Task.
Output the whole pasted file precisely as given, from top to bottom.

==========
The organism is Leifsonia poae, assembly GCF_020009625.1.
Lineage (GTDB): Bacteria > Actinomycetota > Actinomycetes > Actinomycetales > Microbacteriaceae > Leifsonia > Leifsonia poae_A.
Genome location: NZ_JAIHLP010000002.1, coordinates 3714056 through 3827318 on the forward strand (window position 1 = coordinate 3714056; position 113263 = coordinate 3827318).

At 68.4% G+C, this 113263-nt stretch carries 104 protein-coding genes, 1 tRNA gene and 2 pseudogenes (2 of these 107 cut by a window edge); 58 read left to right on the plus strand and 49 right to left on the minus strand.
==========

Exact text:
The organism is Leifsonia poae, assembly GCF_020009625.1.
Lineage (GTDB): Bacteria > Actinomycetota > Actinomycetes > Actinomycetales > Microbacteriaceae > Leifsonia > Leifsonia poae_A.
Genome location: NZ_JAIHLP010000002.1, coordinates 3714056 through 3827318 on the forward strand (window position 1 = coordinate 3714056; position 113263 = coordinate 3827318).

At 68.4% G+C, this 113263-nt stretch carries 104 protein-coding genes, 1 tRNA gene and 2 pseudogenes (2 of these 107 cut by a window edge); 58 read left to right on the plus strand and 49 right to left on the minus strand.